Naomi Watanabe has had a tremendous career. Starting out as a comedian, she rose to fame with her impersonations of Beyonce before moving to acting, modeling, and owning her own fashion line. Today, she’s one of the biggest celebrities in all of Japan, and soon perhaps the world. Watanabe announced recently that starting from April, she’ll be moving to the United States and focusing her career on the American market. But what was supposed to be a time of celebrating the next chapter in her life turned sour when the media reported that the creative director of the Tokyo Olympics proposed last March that Watanabe appear during the opening ceremony dressed as a pig.

The “Olympig” Scandal

Japanese performers moving their operations abroad is usually big news, as seen when Shiori Fujiwara (aka Chiemi Buruzon) announced her intent to move to Italy. Sadly, news about Watanabe’s move and how she already signed up with not one but two US talent agencies were overshadowed by Hiroshi Sasaki’s comments. Sasaki is actually an Olympic event veteran, having directed the flag-handover ceremony at the 2016 Rio Olympics when Japan’s PM Shinzo Abe dressed up as Super Mario. That was good. His idea for Watanabe to appear during the opening of the Tokyo Olympics dressed like a pig? Not so good. His follow-up idea to call this new mascot the “Olympig”? Really not good.

Naomi Watanabe has spent a big part of her career trying to normalize plus-sized women in entertainment and fashion so Sasaki’s words probably didn’t get to her. But she did express frustration with how the media is almost trying to be offended on her behalf. They may mean well but, in the end, their underlying message is that Watanabe is secretly conscious about her size and needs to be protected from comments about her weight. And that just doesn’t seem like the person who won the hearts of so many Japanese people with her confidence and outgoing personality.

Fewer and Fewer People Want to be Associated with the Olympics

Soon after Sasaki’s comments became public, the creative director resigned from his post, but that didn’t mean the end of the Olympics’ woes. Their current problem is that seemingly no one wants to take part in the Olympic torch relay.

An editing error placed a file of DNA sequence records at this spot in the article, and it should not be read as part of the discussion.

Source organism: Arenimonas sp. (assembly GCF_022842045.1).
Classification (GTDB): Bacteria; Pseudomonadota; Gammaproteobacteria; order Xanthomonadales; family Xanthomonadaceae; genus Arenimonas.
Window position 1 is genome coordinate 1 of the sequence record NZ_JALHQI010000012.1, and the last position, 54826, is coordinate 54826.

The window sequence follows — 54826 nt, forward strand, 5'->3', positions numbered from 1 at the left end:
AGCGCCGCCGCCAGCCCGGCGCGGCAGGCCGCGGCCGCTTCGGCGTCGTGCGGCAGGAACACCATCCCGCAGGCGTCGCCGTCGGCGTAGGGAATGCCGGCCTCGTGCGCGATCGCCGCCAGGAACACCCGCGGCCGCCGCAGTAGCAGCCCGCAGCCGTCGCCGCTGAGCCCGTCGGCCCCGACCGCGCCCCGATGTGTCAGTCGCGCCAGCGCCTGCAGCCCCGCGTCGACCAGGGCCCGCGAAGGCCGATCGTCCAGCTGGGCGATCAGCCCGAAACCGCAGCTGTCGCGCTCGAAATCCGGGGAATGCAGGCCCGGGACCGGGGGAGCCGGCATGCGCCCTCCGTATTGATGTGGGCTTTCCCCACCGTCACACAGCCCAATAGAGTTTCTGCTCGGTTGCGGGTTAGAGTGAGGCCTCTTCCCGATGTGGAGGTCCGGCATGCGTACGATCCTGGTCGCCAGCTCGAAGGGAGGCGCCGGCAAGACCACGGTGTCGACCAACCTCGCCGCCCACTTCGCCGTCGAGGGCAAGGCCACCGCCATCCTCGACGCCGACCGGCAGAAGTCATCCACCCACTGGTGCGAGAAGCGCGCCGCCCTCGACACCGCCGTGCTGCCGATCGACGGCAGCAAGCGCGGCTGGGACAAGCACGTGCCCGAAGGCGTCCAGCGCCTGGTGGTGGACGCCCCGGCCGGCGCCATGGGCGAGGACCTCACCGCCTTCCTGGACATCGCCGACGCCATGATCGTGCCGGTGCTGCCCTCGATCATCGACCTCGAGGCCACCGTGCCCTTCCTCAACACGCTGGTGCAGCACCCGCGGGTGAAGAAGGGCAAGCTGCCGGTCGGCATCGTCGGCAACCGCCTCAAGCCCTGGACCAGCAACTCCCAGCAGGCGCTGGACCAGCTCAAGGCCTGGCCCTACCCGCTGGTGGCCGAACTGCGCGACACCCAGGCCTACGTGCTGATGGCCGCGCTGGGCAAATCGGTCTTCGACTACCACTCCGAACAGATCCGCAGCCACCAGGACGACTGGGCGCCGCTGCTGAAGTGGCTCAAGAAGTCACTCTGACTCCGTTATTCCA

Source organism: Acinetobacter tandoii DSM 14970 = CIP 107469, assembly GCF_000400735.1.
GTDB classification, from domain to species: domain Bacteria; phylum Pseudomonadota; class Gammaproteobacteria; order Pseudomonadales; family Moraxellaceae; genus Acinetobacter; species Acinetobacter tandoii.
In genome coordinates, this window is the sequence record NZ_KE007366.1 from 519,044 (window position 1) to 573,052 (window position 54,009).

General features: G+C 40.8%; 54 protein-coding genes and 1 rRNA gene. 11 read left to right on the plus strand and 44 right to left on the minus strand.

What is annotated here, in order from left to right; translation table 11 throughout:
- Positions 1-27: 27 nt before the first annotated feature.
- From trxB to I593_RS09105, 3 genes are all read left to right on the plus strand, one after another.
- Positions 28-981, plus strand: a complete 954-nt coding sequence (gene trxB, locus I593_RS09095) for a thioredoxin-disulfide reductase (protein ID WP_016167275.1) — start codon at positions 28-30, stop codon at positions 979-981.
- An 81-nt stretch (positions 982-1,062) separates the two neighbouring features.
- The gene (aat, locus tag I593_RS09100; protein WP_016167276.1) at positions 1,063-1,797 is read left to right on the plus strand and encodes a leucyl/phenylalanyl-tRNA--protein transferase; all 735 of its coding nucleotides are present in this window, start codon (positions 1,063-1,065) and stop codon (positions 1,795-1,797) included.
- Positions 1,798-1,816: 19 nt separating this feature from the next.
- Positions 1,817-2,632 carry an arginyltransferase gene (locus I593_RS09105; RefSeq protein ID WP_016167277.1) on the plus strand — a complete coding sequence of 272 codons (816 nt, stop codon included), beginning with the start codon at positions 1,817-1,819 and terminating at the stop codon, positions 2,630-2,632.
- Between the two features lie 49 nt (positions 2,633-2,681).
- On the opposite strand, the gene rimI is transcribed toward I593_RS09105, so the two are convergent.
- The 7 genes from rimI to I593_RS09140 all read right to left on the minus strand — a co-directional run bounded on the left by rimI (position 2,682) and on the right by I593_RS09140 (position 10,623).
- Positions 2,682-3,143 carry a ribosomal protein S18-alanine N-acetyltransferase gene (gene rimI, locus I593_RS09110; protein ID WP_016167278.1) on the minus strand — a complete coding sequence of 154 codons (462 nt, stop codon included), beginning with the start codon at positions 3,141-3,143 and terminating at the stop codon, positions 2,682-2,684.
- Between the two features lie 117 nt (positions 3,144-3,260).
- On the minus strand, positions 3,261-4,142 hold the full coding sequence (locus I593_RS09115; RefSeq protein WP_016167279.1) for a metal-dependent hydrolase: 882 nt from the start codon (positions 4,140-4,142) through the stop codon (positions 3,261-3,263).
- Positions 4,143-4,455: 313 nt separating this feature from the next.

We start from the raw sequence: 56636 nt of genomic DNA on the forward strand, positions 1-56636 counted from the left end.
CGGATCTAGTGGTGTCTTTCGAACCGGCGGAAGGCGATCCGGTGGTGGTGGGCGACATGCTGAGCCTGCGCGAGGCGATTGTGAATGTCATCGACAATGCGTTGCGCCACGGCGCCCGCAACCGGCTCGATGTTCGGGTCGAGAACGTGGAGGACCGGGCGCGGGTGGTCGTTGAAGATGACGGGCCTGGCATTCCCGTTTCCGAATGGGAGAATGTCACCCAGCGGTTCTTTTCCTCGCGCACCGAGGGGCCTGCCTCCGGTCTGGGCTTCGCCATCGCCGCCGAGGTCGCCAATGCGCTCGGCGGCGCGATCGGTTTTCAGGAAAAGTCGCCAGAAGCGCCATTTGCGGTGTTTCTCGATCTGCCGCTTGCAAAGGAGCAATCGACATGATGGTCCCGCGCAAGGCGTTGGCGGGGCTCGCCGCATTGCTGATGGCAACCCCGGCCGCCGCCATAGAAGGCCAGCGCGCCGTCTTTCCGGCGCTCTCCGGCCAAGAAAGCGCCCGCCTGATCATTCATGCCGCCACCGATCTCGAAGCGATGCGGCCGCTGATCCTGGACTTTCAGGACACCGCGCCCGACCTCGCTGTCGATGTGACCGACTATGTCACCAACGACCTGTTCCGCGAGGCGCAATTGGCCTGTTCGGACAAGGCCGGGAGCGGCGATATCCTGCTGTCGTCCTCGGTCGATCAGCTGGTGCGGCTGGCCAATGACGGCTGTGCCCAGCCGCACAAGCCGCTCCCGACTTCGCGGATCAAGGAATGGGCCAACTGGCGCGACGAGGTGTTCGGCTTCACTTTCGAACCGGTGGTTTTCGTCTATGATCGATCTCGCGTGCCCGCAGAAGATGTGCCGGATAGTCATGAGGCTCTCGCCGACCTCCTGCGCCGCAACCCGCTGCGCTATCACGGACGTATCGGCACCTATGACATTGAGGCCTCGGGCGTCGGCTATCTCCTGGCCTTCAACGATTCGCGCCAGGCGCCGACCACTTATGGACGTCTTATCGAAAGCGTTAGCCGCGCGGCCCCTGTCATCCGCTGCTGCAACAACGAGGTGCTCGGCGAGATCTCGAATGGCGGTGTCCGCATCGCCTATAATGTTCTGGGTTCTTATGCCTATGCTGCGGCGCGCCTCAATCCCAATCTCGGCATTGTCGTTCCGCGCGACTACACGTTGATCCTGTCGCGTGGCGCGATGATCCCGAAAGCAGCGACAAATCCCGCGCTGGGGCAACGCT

The relay will last 121 days and pass through every Japanese prefecture. Part of its journey was supposed to be handled by the Paralympic swimmer Rina Akiyama who suddenly pulled out of the event citing worries of drawing a crowd and spreading COVID. The pop-rock band Tokio and actor Masataka Kubota (April Fools, 13 Assassins) also withdrew from the relay, blaming it on a scheduling conflict. The same reason for quitting was also given by singer Hiroshi Itsuki, actress Takako Tokiwa (Cut, 20th Century Boys), and actor Takumi Saitoh (Shin Godzilla, Fukushima 50). The Olympics and the relay have been postponed more than once, so the scheduling excuses might be real. Or it might all be their subtle way of saying that holding the Olympics right now is not the best idea. 

New Super Sentai Series Zenkaiger Tries Out New Things

You can tell that spring has arrived in Japan because the cherry trees are in bloom and we have a new Super Sentai series on TV. The story about a group of colorful superheroes fighting evil in their giant robots (which was recut and released in the West as Power Rangers) has been on air since 1975, but for its 45th iteration, the franchise tried out some new things.

To celebrate 45 years of Super Sentai, Kikai Sentai Zenkaiger went totally nostalgic. On the new show, every character has some kind of connection to a past show. The design of the White Ranger, for example, is modeled heavily on the very first Sentai series Himitsu Sentai Gorenger, while his companions are based on characters and settings from other parts of the franchise, from Magiranger to Zyuranger. However, that’s not the new part. Previous shows like Gokaiger also had the same idea of using the powers of past Super Sentai teams with completely new characters.

Where Zenkaiger differs is in having only one human main character. Besides the White Ranger, everyone on his team is a mechanoid. Robots were Rangers before like on Kyuranger but this is the first time that we’ve seen a Super Sentai team that’s 80% robotic. It will definitely help sell more toys but you have to feel sorry a little bit for the actors behind the robots. They’re on one of the most popular TV shows in Japan right now but most of the audience doesn’t know their real faces. Kind of a monkey’s paw kind of deal.

Featured image by Rose Vittayaset

Read more about what’s happening in the world of Japanese pop culture:

TW Pop Culture Update: The Shrinking World of Japanese Entertainment

TW Pop Culture Update: Japanese Celebrities Get “Busy”